Jeff Bilman has dabbled in cartooning and illustration, film and writing for many years. This has included: writing and illustrating cards for a major greeting card company, awards for his short films, and a couple feature-writing assignments for producers in Hollywood.
Since having his two boys, Jeff’s focus has switched to writing books for children. He loves humor, and the tradition of storytelling to demonstrate concepts that may help children traverse some of life’s difficulties (such as being called ‘Farty bum breath’).
Jeff wanted to write books that boys would love, and their parents might also enjoy reading. Jeff is currently working on the next books in the Super Ninja Series and the soon to be released Trevor Series, and a book for advanced readers called, Clown Town. It’s a book for boys AND girls … and maybe even parents too!
What inspires you to write?
My inspiration for writing has changed over the years. I was quite good at creative writing as a teenager but had no interest in it as a career. That started to change when I began writing and illustrating comics in my early 20’s, I think as a way of trying to figure out the world and my place in it. I found I enjoyed the writing more than the drawing (and was better at the writing) so I moved into writing for film.
Living in sunny and quiet Western Australia (and not wanting to move location to try my luck in Hollywood), I decided to give up on screenwriting. I was reading a lot to my two young boys, was enjoying books, and for several years had wanted to write one. So, that’s when I started writing for my boys. I started writing small stories for them appropriate to their age, but eventually settled on writing Middle Grade Fiction. My inspiration, apart from my children, is to write stories that kids will enjoy AND learn some life skills. I suppose I’m talking about emotional intelligence here – something I felt I lacked growing up. It’s an area I’m very interested in because emotion, and how you handle emotions, is perhaps the most important skill you can have in life.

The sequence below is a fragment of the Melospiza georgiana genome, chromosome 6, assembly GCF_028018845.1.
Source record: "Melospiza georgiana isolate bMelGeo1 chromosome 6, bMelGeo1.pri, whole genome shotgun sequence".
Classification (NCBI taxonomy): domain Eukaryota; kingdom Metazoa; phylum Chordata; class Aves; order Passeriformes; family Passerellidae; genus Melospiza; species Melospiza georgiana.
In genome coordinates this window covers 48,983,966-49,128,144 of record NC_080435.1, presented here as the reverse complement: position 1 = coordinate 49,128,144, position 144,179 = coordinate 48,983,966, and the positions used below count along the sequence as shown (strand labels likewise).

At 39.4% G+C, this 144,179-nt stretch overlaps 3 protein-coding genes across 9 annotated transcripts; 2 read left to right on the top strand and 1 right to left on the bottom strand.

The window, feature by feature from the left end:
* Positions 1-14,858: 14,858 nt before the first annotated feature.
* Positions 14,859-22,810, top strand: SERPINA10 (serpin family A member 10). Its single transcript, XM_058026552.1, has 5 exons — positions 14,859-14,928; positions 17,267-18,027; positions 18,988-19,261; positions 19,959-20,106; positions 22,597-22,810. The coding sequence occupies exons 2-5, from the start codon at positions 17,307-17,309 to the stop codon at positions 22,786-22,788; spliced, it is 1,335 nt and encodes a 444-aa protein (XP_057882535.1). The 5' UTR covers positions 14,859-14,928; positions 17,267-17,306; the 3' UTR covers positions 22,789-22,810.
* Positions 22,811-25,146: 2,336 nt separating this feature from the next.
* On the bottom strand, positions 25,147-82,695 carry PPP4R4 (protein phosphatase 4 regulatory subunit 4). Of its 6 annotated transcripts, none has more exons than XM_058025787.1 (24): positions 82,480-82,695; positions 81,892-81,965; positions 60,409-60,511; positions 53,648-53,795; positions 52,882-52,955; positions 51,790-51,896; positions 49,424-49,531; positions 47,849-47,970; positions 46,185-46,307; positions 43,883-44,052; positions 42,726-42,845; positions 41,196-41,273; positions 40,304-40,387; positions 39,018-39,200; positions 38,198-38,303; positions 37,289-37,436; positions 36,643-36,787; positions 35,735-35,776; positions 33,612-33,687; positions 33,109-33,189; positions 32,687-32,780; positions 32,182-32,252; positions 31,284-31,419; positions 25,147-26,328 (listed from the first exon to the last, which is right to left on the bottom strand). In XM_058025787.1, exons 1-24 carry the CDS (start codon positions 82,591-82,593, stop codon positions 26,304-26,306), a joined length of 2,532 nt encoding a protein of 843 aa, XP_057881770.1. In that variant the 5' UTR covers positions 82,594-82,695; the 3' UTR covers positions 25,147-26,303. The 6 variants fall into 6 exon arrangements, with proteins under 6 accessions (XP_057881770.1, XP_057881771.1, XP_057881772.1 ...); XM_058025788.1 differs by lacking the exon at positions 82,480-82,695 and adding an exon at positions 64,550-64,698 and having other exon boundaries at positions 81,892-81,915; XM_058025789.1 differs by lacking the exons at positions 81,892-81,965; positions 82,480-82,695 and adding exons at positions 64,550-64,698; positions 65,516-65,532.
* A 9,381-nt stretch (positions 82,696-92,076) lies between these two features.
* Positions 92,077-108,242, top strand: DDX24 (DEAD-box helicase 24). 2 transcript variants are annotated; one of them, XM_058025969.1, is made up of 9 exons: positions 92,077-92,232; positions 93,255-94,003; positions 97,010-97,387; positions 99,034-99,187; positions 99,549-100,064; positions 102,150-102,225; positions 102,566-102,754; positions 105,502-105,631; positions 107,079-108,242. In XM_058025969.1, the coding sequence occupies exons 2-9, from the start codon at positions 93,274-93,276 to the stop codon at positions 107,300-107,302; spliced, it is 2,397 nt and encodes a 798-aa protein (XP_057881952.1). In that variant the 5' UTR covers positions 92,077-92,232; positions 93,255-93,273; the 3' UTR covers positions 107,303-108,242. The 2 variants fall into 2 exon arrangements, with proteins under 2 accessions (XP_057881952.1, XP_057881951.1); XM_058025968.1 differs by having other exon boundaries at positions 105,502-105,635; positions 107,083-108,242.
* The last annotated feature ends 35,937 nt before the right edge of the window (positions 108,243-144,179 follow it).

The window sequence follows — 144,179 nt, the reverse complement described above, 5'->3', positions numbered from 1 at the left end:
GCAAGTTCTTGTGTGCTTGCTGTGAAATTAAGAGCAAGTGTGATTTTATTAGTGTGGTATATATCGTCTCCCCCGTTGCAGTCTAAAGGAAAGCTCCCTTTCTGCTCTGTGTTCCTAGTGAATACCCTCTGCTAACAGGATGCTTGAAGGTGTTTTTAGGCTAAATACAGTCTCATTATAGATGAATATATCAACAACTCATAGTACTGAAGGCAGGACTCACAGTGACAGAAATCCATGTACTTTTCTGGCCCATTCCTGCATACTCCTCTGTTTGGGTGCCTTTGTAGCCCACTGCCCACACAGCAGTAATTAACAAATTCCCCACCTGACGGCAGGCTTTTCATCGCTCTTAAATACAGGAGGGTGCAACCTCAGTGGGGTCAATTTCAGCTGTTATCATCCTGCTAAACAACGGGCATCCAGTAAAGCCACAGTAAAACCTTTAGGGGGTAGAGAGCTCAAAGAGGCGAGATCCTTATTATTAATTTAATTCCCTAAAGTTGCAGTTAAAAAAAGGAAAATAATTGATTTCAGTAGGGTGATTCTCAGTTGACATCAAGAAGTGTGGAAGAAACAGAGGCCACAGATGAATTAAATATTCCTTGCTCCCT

Tell us about your writing process
Once I get my idea I ruminate over it for a while. Over a few weeks ideas “pop up” and I add them to my notes. Once I feel I have enough to fill out a basic story, I then write an outline. For some reason it often comes out to about 7 pages. I then look at it structurally and move things around or insert key elements that I feel are missing. Once I have that basic structure then it’s fly by the seat of my pants time to get that first draft.
I think of writing like peeling an onion. That first draft is the full onion. Then each re-draft is like peeling one layer of skin off. I don’t address everything in the next draft – that’s too much for my brain to handle. As the drafts go by, the onion gets smaller and the re-drafts become easier – until I end up with the finished product.
How do you think writing for children and young adults is different from writing for an adult audience?
Well, there’s some topics you don’t write about for children (as yet, I don’t write Young Adult so can’t comment) . Also, for children the stories shouldn’t be too complex. I know from watching movies with my kids, there are some concepts they just don’t understand. They love the action in super hero movies, for instance, but will often miss the deeper meanings. I also know from discussing certain books with my nine year old son that he will miss some key concepts or motivations. I also specifically infuse teachings in emotional intelligence in my works for children – something I wouldn’t do for an adult audience.
For Fiction Writers: Do you listen (or talk to) to your characters?
I always listen to my characters. I think they are more realistic if they behave in a way that is true to their character, rather than the way I’d like them to behave – if that makes sense.
How did you decide how to publish your books?
I spent many years going through the submission processes in both cartooning and film. It is long, time consuming and frustrating – and often without reward. In regard to novels, I submitted one work to one publisher. It took 4 months to get back to me (with a rejection). I thought, I’m not going to spend any more years on the submission round-about. So I published independently. Once I have more books I may consider looking at traditional publishing … maybe.
The grade 4/5 classes at my local primary school are currently reading my book as part of their curriculum. The kids recognize me in the street and at the shops, and my son tells me I am the most famous person at school (very cute). I am also asked regularly when the next book is out. If I had have waited for a publisher, maybe I’d still be waiting and no one would be enjoying my books.
What do you think about the future of book publishing?
I have no idea, really. Ebooks are here to stay and so is independent publishing. I’m very happy with that.
What do you use?
Professional Editor, Professional Cover Designer, Beta Readers
What genres do you write?
Middle grade fiction, science fiction, humor
What formats are your books in?
Both eBook and Print